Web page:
Have you ever wondered why modern reflex sights have either a red or green illuminated reticle, or both? Many people are unaware that the different dot colours are each built with their own set of advantages.
Red dots attract the eye quicker and are better suited for faster target acquisition during the day and while following a target in a green environment, according to science. Green is said to be more soothing on the eyes, reducing the symptoms of eye irritation when used for long periods of time, as well as being the best colour choice for night time use and power conservation.
Although the variations between red and green sights are minor in most situations, the enthusiastic shooter who uses his equipment in a variety of scenarios and environments can benefit from careful selection. As a result, it’s important to know the advantages and disadvantages of each. So, which dot colour should you choose, and when will you choose one over the other? Today we’re going to look at why green dot sights might improve your response time on the shooting range or in dangerous situations.
Green dot sights are the less common of the two, but come with many advantages that may be appealing to shooters such as:
Reduced eye strain
The last thing you need, especially when trying to accurately shoot a gun is eye strain. The most well-known benefit of the green dot over the red is that it is less taxing on the eyes. When used for longer periods of time, this also results in a more enjoyable shooting experience for older shooters with weaker vision. The eye’s function is mostly muscular, and any strenuous exercise will exhaust it. Green light is less taxing on the eyes because of its shorter wavelength and higher frequency.
Green light is much more receptive to the human eye than red light. This is due to the fact that green light activates two of the three types of cones in the human eye in almost identical amounts. This means that if you look at two dots of light at the same power level – red and green – the green dot would appear much brighter. This means that for green, lower power levels can be used, saving battery life and the need to replace the batteries for your dot sights on a regular basis.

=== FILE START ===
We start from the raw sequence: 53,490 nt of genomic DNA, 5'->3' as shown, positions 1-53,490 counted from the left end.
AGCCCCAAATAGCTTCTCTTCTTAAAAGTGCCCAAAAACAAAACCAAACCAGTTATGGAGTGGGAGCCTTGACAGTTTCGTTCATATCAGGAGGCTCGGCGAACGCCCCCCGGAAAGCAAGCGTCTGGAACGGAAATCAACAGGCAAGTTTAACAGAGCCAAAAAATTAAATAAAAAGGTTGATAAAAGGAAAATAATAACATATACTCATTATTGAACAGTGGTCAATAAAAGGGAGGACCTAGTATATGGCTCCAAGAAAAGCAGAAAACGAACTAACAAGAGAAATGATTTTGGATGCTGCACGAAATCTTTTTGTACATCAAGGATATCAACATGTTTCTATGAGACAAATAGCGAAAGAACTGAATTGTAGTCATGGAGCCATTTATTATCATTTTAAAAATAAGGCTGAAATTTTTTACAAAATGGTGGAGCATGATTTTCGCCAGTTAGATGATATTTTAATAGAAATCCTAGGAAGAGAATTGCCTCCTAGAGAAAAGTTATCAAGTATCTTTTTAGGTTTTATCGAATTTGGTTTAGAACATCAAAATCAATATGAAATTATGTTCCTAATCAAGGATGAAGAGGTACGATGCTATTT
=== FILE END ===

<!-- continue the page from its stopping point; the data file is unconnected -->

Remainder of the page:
Perfect for night vision
While both red and green dot sights can be seen in the dark, green is much easier to identify because green light activates two of three three types of cones in the human eye. Green light automatically appears brighter, and is not only used for dot sights but for many night vision technology as it shows much more than red does.
In most circumstances, a red dot is much harder to identify than a green dot. For example using a red dot against brick or mud will be extremely difficult for the human eye to see, especially if the shooter has weakened vision, whereas a green dot would stand out clearly in almost all situations.
Ideal for people with astigmatism
Astigmatism is a refractive defect in which light is not focused uniformly on the retina by the eye. It is more often referred to as blurred vision. When aiming through a reflex sight, an astigmatic shooter would most inevitably find a distorted or blurred reticle.
For older shooters or those with blurred vision, green dots are considered to be the better option. If you have astigmatism, it is advised that you use a green dot rather than a red dot. Why is green the preferred sight? Green light is less likely to blur and cause headaches and pain since it is lighter and easier on the eyes.
Will a mounted green dot sight improve my response time?
Whether you have weakened vision or astigmatism, green light is much easier to see, meaning you’ll spend less time looking for the green dot than you would if you were to use a red dot. In critical situations such as being attacked or threatened, you need the ability to respond as quickly as possible to protect yourself. A green dot sight therefore seems to be the better option over using a red dot sight.
In conclusion, yes, a mounted green dot sight will improve your response time. However, it’s important to take into consideration factors that may hinder you such as minor colour-blindness, shooting in forested areas, and the dot’s acquisition speed.